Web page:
Harlequin for Libraries

Harlequin for Libraries

How are creatives staying inspired this season while doing their part staying at home? L&L thought they’d check in on their fantastic authors to find out! This week we fly to Brooklyn to drop in on Natalka Burian, author of  the powerful and lyrical novel, DAUGHTERS OF THE WILD (September 22, Park Row Books), about a young girl in a dystopian society fighting to save her lost child while discovering a mysterious and thrilling power of her own.

A Can-Do-Candle Attitude:

Right before all of this began, I ordered a bunch of scented candles. I was hoping that my family could painlessly ride out the rest of the winter in a hygge-inspired, pleasant-smelling atmosphere. Little did I know that these scented candles would be one of the few tools available to create variation in our monotonous daily lives. I’ve been burning several from Hi Wildflower and Brooklyn Candle Studio, and it makes things feel as glamorous as it’s going to get over here.

Dynamic Dance Breaks:

I’m home with one first grader and one fourth grader, and we’ve been craving dynamic breaks from remote learning and run-of-the-mill screen time. We’ve been learning sign language with youtube video maestro ASL Meredith. We’ve also been enjoying tons of dance videos with Joseph Corella of 567 Broadway. The steps are easy enough for everyone to follow along, plus the music is really fun and accessible. 

Spare a Moment for Focaccia:

I know people are wild about sourdough right now, but I’d like to humbly add Samin Nosrat’s incredibly tasty and, even better, incredibly easy focaccia recipe in the running for best pandemic baking project. You can mix the dough in the evening, leave it alone, and have effortlessly beautiful fresh bread to enjoy for lunch the next day. Another big winner for me are these browned butter Bon Appetit chocolate chip cookies.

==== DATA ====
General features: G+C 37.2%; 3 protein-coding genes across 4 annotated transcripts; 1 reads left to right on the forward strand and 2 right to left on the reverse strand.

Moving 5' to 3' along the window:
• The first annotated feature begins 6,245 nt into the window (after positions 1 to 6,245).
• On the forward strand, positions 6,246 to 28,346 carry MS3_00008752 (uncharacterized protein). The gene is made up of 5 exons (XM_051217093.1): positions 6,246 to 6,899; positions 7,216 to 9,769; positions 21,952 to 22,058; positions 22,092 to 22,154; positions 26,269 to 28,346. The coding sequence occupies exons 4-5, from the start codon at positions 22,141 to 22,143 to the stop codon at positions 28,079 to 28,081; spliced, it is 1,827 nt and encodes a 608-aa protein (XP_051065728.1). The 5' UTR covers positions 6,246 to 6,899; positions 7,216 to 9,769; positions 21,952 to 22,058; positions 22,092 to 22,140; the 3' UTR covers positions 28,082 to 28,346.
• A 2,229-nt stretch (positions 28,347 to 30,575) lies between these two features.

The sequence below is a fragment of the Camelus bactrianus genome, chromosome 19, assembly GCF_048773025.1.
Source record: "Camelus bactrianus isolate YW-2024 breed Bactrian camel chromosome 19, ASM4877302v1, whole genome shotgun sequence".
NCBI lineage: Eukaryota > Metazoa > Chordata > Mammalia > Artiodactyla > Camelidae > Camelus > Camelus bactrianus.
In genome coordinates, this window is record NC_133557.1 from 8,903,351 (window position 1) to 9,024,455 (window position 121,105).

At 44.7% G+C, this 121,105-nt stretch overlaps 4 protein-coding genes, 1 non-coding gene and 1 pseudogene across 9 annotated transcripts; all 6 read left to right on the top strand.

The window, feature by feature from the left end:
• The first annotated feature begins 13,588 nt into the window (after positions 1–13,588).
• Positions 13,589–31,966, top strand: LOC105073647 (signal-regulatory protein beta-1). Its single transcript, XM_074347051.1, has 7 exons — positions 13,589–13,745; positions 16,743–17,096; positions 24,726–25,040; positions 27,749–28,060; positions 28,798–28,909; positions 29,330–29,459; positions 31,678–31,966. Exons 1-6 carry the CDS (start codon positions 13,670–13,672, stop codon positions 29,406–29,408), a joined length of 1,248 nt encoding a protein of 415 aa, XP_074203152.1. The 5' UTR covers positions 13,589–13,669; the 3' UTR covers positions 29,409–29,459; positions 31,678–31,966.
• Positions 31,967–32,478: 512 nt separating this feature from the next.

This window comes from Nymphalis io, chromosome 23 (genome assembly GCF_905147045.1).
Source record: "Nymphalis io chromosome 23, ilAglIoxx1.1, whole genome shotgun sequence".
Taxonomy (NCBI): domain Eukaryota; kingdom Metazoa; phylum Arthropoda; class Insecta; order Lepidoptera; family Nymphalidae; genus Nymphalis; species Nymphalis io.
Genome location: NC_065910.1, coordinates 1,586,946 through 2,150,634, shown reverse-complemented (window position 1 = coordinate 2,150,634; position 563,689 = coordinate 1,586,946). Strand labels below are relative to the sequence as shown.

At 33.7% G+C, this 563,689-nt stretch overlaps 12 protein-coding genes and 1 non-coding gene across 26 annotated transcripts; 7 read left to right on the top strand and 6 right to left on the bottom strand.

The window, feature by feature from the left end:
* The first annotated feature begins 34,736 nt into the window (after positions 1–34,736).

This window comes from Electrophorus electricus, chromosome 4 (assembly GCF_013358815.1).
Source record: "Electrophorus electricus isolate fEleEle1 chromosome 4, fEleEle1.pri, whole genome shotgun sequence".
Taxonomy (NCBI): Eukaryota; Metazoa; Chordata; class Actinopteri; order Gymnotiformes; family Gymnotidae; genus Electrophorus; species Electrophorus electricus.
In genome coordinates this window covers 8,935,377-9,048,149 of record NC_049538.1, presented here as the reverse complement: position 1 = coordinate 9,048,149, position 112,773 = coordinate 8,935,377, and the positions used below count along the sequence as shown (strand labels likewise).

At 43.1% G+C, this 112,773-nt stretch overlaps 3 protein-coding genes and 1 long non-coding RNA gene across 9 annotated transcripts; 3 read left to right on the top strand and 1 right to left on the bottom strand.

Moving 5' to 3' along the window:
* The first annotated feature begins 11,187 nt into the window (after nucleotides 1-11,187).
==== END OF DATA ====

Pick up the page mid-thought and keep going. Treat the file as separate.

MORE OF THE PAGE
Escape to the Page:

So far, during this stretch of social distancing, I’ve enjoyed: Eula Biss’s On Immunity (which I never read when it came out—and I’m kind of glad I didn’t because it feels like an absolute revelation now), Samantha Irby’s Wow, No Thank You when I need to laugh, and when I’ve craved immersive otherness, I’ve been transported to drought-razed California via Chelsea Bieker’s Godshot. I’m also reading The Martian for the first time, which feels otherworldly in a very important, break-from-reality way.

After Dark:

In my day job, I work in hospitality, so I’ve been finding lots of new ways to use grocery odds and ends, and languishing produce, in my personal pandemic cocktail program. I’ve been making tons of spritzes, because I find drinking more than 1 ½ drinks makes me feel lousy. A tried-and-true method has been making syrups with fruits or herbs slightly past their prime (literally just a tea/infusion/or even something that could be in the jam family, and throwing a sweetener like sugar or honey until it’s the consistency you want) and adding them to seltzer with a spirit or some wine. My favorite so far has actually been a red bell pepper syrup! I’ve also just added these to plain old seltzer for my kids to spice things up in the afternoon. 

Want to try this at home? This is a very flexible recipe, loosely based on one of our earliest drinks at the original Elsa on 3rd St. in Manhattan. (It was called Notorious Lightning!)

I make a very basic syrup simmering:

1 cup of water
1 cup of sugar
About 1/2 a red bell pepper, chopped, in a small pan.

Don’t let it boil, just warm it up, dissolve the sugar, and let it all come together. Don’t be afraid to taste throughout the process; the longer you simmer, the more obvious the pepper will be.

Take it off the heat when it has the flavor you want and strain out the pepper. Let the syrup cool. (If you don’t use it all right away, which let’s face it, you probably won’t, you can keep it in the fridge for 5 days.) Once you have the syrup made, there are lots of directions to take. 

I like to fill a tall glass with ice, add about 1/2 or 3/4 oz of syrup, an ounce of freshly squeezed lemon juice, give it a quick stir (or a spin in a cocktail shaker if you have one) and then top with sparkling wine.

For those in need of something a bit stronger, try this:

In a shaker over ice, combine:

2 oz mezcal
3/4 oz fresh lemon juice
3/4 oz that red bell pepper syrup
A pinch of red pepper flakes

Shake and strain into a beautiful chilled glass, or enjoy over ice.

 

If you want to go the extra mile, all of these can be garnished with a fresh red pepper slice. (This makes me think of that episode of The Simpsons when Homer is on an all-bell pepper diet and Moe serves him a drink in a bell pepper!)

Cheers!
Natalka

 

DAUGHTERS OF THE WILD is currently available for request on NetGalley.